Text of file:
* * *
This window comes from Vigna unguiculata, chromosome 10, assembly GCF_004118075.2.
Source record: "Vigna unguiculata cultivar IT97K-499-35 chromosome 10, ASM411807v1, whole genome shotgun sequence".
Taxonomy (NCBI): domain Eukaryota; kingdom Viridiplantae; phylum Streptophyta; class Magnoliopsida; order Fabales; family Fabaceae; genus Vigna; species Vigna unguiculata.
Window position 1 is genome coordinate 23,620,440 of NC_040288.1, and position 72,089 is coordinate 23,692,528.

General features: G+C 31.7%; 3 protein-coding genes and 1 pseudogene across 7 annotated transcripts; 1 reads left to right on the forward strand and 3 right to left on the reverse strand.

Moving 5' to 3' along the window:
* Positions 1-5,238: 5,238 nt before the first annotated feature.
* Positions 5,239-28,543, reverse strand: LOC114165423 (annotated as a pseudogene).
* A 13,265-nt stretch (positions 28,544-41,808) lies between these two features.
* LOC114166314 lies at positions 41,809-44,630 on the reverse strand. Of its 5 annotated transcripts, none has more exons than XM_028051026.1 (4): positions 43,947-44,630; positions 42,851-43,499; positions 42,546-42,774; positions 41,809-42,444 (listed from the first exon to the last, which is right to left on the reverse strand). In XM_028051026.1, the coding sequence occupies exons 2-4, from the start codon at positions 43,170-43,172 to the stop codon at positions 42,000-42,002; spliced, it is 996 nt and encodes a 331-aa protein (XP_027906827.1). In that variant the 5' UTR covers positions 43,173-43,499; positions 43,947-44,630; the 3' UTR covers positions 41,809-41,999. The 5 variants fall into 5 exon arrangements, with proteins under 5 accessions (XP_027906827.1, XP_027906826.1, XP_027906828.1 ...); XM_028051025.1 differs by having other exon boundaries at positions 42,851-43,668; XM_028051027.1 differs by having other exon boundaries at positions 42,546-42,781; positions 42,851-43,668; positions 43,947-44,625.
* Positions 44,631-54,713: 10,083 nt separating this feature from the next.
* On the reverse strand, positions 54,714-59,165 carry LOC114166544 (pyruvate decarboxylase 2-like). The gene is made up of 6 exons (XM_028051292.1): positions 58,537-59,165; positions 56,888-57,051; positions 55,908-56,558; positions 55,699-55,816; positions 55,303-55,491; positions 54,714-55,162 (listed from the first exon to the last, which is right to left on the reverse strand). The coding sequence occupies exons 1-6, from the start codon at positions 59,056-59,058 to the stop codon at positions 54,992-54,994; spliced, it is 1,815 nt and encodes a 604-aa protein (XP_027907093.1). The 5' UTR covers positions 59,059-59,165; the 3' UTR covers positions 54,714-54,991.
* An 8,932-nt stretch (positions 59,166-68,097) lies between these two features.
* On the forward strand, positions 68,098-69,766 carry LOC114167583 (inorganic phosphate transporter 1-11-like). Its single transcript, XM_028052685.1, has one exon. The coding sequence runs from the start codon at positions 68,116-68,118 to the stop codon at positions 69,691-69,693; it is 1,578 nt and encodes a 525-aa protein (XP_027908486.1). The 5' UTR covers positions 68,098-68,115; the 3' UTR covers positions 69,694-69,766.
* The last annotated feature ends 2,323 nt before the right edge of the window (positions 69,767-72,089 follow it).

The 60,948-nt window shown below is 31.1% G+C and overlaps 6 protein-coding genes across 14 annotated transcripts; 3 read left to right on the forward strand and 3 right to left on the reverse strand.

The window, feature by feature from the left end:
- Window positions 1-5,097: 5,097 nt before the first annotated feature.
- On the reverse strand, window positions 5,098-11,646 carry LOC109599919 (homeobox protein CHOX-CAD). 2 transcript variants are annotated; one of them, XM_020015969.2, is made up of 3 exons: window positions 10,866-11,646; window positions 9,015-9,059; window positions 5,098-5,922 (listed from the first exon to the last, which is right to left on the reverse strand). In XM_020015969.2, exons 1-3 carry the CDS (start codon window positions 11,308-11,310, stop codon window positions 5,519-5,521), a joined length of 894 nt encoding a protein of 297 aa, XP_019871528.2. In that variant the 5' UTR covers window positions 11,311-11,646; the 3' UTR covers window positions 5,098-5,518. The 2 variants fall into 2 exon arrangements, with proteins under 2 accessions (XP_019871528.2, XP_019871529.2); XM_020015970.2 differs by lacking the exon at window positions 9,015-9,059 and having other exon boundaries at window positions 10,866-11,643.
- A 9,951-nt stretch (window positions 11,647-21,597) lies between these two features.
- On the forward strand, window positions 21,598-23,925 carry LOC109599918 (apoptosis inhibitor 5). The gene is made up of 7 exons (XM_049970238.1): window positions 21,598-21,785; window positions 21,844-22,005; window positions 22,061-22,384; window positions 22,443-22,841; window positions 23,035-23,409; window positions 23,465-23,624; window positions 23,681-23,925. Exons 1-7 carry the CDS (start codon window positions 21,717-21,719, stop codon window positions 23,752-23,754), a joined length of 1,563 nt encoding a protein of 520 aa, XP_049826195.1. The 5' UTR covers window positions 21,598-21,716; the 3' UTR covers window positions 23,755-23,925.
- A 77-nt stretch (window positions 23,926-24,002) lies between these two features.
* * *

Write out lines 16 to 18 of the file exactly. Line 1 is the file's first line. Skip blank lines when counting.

The 60,948-nt window shown below is 31.1% G+C and overlaps 6 protein-coding genes across 14 annotated transcripts; 3 read left to right on the forward strand and 3 right to left on the reverse strand.

The window, feature by feature from the left end:
- Window positions 1-5,097: 5,097 nt before the first annotated feature.